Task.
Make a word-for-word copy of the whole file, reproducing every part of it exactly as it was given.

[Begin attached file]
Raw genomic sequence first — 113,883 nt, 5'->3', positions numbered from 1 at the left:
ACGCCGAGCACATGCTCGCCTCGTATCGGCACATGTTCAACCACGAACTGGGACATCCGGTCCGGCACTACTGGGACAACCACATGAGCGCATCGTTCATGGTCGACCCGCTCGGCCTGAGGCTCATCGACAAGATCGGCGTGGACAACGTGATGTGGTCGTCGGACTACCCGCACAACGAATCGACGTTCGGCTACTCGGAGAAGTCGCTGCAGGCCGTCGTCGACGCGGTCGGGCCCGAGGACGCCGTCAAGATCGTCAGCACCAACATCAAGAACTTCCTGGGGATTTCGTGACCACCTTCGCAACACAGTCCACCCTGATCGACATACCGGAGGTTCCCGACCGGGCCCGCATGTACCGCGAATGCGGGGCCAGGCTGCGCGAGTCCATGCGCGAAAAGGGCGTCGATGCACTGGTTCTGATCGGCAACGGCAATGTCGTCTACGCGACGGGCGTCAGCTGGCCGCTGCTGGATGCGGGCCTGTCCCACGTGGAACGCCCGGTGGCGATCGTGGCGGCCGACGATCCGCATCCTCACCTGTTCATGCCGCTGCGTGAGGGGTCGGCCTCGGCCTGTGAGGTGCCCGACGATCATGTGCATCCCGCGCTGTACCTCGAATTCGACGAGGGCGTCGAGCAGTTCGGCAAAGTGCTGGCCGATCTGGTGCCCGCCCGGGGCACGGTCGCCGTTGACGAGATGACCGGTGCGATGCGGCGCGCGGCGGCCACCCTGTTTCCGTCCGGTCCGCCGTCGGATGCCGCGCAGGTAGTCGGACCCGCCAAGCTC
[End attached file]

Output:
Raw genomic sequence first — 113,883 nt, 5'->3', positions numbered from 1 at the left:
ACGCCGAGCACATGCTCGCCTCGTATCGGCACATGTTCAACCACGAACTGGGACATCCGGTCCGGCACTACTGGGACAACCACATGAGCGCATCGTTCATGGTCGACCCGCTCGGCCTGAGGCTCATCGACAAGATCGGCGTGGACAACGTGATGTGGTCGTCGGACTACCCGCACAACGAATCGACGTTCGGCTACTCGGAGAAGTCGCTGCAGGCCGTCGTCGACGCGGTCGGGCCCGAGGACGCCGTCAAGATCGTCAGCACCAACATCAAGAACTTCCTGGGGATTTCGTGACCACCTTCGCAACACAGTCCACCCTGATCGACATACCGGAGGTTCCCGACCGGGCCCGCATGTACCGCGAATGCGGGGCCAGGCTGCGCGAGTCCATGCGCGAAAAGGGCGTCGATGCACTGGTTCTGATCGGCAACGGCAATGTCGTCTACGCGACGGGCGTCAGCTGGCCGCTGCTGGATGCGGGCCTGTCCCACGTGGAACGCCCGGTGGCGATCGTGGCGGCCGACGATCCGCATCCTCACCTGTTCATGCCGCTGCGTGAGGGGTCGGCCTCGGCCTGTGAGGTGCCCGACGATCATGTGCATCCCGCGCTGTACCTCGAATTCGACGAGGGCGTCGAGCAGTTCGGCAAAGTGCTGGCCGATCTGGTGCCCGCCCGGGGCACGGTCGCCGTTGACGAGATGACCGGTGCGATGCGGCGCGCGGCGGCCACCCTGTTTCCGTCCGGTCCGCCGTCGGATGCCGCGCAGGTAGTCGGACCCGCCAAGCTC